Shakespeare wrote some of the most memorable plays in history, including “A Midsummer Night’s Dream,” a tale of romance, fairies, magic and intertwining love stories.
First, there is Hermia, who, despite her father’s wishes, is in love with Lysander.
Her father has arranged for her to marry Demetrius.
Unknown to them, Helena is in love with Demetrius, and does everything possible to get his attention.
Hermia and Lysander decide to run off to the woods to elope, while Helena tells Demetrius of their plans, hoping he will kill Lysander and fall in love with her.
She follows Demetrius into the forest, making numerous advances that do not work.
This gets the attention of Oberon, king of the fairies, who enlists the help of the devilish sprite Puck to make Demetrius fall in love with Helena by shooting him with Cupid’s arrow.
Unfortunately, Puck mistakes Lysander for Demetrius, and shoots him instead.
This causes Lysander to fall in love with Helena, instead of Hermia.
What follows is a heated love triangle that leaves no one unscathed.
“A Midsummer Night’s Dream” is very hard to pull off given all the elements involved: fairies, romance, magic and more.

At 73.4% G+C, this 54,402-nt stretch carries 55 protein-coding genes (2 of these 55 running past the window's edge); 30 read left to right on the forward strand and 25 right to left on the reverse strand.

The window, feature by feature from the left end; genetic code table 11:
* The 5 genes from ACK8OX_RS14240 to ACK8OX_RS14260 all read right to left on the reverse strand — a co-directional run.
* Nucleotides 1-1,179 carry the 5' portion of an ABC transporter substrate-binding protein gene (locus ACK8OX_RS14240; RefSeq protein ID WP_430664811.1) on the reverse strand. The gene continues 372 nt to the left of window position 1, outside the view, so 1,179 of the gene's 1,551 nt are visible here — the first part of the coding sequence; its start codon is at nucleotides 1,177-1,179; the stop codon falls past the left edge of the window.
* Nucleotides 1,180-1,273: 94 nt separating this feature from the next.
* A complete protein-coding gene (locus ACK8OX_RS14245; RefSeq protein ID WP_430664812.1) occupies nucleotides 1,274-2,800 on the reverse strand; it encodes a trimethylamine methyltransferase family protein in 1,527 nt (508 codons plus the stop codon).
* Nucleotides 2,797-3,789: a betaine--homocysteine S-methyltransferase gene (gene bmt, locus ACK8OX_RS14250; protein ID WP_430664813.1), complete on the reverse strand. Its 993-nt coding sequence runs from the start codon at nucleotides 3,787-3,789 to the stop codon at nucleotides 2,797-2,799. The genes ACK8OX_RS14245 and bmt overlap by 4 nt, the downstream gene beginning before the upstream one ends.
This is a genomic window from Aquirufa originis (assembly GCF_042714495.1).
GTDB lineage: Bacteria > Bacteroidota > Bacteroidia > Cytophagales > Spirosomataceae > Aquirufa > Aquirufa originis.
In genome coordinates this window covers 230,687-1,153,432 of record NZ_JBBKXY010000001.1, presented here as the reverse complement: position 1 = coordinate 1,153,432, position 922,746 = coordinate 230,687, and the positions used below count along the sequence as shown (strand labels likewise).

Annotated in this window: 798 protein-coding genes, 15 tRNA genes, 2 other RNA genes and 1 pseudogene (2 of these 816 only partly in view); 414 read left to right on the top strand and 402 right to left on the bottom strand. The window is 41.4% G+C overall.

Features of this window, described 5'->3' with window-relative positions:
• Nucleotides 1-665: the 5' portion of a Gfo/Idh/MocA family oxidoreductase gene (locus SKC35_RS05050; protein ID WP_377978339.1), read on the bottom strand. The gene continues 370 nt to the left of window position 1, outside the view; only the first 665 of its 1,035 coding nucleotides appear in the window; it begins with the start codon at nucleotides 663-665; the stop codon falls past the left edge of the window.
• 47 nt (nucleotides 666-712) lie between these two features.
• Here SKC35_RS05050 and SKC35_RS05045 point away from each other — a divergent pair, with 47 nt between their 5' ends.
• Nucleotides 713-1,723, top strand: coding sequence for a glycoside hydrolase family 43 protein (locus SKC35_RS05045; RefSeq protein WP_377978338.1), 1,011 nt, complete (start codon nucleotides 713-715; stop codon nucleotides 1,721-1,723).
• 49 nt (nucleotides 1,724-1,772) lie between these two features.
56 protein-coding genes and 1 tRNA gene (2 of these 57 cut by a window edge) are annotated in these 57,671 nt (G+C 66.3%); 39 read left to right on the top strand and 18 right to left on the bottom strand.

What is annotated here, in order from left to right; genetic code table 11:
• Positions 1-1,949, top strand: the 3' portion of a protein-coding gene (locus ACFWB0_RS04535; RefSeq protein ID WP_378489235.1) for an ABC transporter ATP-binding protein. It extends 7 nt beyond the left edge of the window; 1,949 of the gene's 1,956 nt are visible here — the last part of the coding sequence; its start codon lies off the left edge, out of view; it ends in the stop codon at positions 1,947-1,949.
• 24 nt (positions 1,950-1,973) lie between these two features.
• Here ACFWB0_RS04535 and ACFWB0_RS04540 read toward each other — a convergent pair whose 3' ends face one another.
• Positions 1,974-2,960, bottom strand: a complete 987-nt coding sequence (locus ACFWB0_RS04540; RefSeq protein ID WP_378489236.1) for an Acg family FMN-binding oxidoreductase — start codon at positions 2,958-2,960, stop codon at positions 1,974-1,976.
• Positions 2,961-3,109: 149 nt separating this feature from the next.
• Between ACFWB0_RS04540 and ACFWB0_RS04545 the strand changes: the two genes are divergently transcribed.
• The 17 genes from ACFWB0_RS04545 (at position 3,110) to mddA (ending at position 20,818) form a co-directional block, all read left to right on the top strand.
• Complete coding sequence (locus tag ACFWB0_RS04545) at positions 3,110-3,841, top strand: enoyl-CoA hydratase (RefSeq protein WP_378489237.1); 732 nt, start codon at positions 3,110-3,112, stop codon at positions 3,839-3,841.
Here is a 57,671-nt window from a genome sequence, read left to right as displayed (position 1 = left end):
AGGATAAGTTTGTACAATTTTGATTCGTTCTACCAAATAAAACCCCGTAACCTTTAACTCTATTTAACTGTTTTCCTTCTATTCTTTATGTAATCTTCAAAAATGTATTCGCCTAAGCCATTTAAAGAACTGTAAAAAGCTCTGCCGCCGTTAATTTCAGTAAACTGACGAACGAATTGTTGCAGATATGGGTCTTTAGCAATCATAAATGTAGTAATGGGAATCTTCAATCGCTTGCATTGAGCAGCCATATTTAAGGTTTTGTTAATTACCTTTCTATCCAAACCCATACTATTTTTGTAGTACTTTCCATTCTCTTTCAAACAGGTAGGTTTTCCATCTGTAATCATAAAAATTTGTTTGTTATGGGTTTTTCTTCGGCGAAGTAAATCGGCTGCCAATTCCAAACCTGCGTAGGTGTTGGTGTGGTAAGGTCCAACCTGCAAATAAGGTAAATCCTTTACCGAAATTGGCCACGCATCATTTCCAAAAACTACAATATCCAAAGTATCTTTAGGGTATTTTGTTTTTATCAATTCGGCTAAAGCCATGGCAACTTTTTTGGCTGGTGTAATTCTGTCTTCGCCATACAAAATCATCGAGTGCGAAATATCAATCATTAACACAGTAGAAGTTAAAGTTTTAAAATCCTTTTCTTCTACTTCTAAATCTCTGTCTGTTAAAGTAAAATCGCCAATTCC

That is made even more complex when it must be done without the use of dialogue, only dancing.
For this, I applaud the Dance department for bringing the story to life.
First, the choreography was complicated, yet brilliantly pulled off by the cast.
It becomes complicated because there was not a moment where someone was not moving on stage.
Some scenes required the exertion of huge amounts of energy and talent, yet the performers pulled the dancing off flawlessly.
Watching the movements was truly delightful, as everyone and everything seemed perfectly timed.
If there was one reason to see the show, it was to admire the performers pull off the dancing.
Another element that I liked was the design of the production’s backdrops.
The forest back-drop was especially detailed.
I never thought that anything seemed fake-looking or out of place, and that is something important in stage productions.
The costumes also worked well, making it easy for the audience to believe that these are characters in a story and not dancers wearing costumes.
The final positive element of the show worth mentioning is how well the performers did at conveying emotions without the use of dialogue.
Their hand gestures and physical movements said a lot about what they were feeling.
The romance between characters was convincing, given that the characters embraced and carried each other in order to display it.
Again, I must give praise to the actors here, as they made the material come alive.
“A Midsummer Night’s Dream” was a well-put together, wonderfully-acted production that is made all that much better because of how difficult it was to pull off.
The show played in the Mary D’Angelo Performing Arts Center from Nov. 7-9.